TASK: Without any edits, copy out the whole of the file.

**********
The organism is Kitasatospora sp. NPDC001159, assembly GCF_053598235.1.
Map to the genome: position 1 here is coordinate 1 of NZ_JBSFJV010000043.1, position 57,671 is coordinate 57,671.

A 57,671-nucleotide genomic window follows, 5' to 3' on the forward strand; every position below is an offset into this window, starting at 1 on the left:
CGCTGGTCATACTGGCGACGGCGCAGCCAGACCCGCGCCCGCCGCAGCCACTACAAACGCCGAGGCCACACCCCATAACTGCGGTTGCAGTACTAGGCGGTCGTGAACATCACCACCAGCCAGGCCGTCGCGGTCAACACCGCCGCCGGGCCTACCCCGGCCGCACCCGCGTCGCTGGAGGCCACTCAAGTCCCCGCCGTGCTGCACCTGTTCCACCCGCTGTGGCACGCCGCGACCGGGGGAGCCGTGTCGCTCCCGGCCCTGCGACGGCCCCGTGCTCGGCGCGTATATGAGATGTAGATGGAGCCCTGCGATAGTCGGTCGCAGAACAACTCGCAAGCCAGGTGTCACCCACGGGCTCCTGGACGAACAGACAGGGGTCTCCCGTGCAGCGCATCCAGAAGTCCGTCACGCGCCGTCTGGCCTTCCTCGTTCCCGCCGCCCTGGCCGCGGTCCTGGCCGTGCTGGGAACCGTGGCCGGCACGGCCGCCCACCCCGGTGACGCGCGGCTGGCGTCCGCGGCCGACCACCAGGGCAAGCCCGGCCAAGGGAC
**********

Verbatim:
The organism is Kitasatospora sp. NPDC001159, assembly GCF_053598235.1.
Map to the genome: position 1 here is coordinate 1 of NZ_JBSFJV010000043.1, position 57,671 is coordinate 57,671.

A 57,671-nucleotide genomic window follows, 5' to 3' on the forward strand; every position below is an offset into this window, starting at 1 on the left:
CGCTGGTCATACTGGCGACGGCGCAGCCAGACCCGCGCCCGCCGCAGCCACTACAAACGCCGAGGCCACACCCCATAACTGCGGTTGCAGTACTAGGCGGTCGTGAACATCACCACCAGCCAGGCCGTCGCGGTCAACACCGCCGCCGGGCCTACCCCGGCCGCACCCGCGTCGCTGGAGGCCACTCAAGTCCCCGCCGTGCTGCACCTGTTCCACCCGCTGTGGCACGCCGCGACCGGGGGAGCCGTGTCGCTCCCGGCCCTGCGACGGCCCCGTGCTCGGCGCGTATATGAGATGTAGATGGAGCCCTGCGATAGTCGGTCGCAGAACAACTCGCAAGCCAGGTGTCACCCACGGGCTCCTGGACGAACAGACAGGGGTCTCCCGTGCAGCGCATCCAGAAGTCCGTCACGCGCCGTCTGGCCTTCCTCGTTCCCGCCGCCCTGGCCGCGGTCCTGGCCGTGCTGGGAACCGTGGCCGGCACGGCCGCCCACCCCGGTGACGCGCGGCTGGCGTCCGCGGCCGACCACCAGGGCAAGCCCGGCCAAGGGAC